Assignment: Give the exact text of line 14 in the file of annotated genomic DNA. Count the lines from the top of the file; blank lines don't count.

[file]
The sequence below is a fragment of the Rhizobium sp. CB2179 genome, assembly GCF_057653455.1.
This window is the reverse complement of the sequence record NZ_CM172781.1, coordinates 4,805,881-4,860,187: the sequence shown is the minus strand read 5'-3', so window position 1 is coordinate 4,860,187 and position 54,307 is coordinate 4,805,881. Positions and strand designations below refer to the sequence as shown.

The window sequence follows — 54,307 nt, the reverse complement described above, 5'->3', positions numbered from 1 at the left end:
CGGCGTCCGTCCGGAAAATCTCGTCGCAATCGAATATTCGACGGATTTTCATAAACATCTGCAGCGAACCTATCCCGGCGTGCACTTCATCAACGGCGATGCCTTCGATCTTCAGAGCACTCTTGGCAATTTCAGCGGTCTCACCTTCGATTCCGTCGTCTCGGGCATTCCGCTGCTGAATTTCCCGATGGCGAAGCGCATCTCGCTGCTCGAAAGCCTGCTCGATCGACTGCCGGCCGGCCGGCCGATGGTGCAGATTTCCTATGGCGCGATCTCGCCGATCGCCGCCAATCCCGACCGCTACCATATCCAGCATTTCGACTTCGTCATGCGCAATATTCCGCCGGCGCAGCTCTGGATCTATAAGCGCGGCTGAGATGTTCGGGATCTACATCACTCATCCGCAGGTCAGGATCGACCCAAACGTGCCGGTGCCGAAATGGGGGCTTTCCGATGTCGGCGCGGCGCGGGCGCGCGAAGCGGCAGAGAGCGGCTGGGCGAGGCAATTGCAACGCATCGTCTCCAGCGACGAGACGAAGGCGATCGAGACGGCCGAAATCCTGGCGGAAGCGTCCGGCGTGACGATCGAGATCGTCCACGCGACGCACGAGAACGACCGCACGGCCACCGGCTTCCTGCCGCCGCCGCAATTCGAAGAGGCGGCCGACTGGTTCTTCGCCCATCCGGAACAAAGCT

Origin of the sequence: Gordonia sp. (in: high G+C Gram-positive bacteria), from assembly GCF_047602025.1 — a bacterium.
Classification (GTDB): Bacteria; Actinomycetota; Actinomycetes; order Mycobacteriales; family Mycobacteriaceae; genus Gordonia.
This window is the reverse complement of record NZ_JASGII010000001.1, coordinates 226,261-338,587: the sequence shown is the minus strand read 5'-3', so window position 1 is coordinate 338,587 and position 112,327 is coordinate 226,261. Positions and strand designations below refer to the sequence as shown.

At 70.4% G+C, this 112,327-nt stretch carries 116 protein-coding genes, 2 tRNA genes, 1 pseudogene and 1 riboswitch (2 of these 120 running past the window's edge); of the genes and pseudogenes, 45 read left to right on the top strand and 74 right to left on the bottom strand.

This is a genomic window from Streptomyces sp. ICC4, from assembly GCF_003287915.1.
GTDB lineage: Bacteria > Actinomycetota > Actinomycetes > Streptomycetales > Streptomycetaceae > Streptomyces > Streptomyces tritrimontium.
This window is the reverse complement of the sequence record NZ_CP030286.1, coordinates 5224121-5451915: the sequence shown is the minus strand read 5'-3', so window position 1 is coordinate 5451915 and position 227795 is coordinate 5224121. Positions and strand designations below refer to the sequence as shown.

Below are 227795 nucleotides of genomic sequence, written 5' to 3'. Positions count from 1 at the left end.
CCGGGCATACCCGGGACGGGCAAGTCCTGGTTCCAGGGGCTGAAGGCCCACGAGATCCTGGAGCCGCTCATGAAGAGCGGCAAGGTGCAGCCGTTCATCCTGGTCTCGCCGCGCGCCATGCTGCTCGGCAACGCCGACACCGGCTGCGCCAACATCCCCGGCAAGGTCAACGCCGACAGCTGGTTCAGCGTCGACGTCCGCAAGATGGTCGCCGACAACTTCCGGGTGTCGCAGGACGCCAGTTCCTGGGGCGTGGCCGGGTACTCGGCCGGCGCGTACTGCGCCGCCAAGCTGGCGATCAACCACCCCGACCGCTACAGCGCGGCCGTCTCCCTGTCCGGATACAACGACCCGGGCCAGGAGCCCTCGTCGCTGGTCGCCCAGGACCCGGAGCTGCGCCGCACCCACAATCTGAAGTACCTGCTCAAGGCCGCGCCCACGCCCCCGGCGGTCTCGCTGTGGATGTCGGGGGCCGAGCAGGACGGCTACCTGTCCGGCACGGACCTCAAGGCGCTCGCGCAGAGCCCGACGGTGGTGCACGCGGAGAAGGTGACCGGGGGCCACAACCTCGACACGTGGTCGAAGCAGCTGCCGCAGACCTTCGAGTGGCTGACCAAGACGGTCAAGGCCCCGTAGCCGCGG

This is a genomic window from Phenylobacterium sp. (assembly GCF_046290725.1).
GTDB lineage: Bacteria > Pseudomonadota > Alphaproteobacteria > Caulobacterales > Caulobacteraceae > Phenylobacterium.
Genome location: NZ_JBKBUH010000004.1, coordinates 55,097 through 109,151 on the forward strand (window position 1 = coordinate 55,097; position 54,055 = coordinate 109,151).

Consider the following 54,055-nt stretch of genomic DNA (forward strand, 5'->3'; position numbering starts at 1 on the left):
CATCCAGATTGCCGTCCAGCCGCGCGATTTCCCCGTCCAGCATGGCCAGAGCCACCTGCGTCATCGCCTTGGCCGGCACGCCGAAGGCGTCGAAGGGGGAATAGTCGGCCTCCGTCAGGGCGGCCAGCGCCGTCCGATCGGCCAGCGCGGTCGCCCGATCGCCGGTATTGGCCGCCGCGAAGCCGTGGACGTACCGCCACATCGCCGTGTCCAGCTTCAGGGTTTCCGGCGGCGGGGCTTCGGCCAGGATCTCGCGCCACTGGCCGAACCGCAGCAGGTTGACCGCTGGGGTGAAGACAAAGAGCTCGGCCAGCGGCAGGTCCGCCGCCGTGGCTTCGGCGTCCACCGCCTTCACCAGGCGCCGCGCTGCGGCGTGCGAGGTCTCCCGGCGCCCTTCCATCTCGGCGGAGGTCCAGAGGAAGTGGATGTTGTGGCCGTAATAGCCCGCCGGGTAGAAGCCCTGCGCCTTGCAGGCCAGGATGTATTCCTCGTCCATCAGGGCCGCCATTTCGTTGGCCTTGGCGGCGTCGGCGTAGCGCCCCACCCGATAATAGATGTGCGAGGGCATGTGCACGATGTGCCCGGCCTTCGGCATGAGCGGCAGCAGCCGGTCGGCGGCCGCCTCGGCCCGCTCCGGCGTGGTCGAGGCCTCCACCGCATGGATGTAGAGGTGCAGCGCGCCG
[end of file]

This is a genomic window from Phenylobacterium sp. (assembly GCF_046290725.1).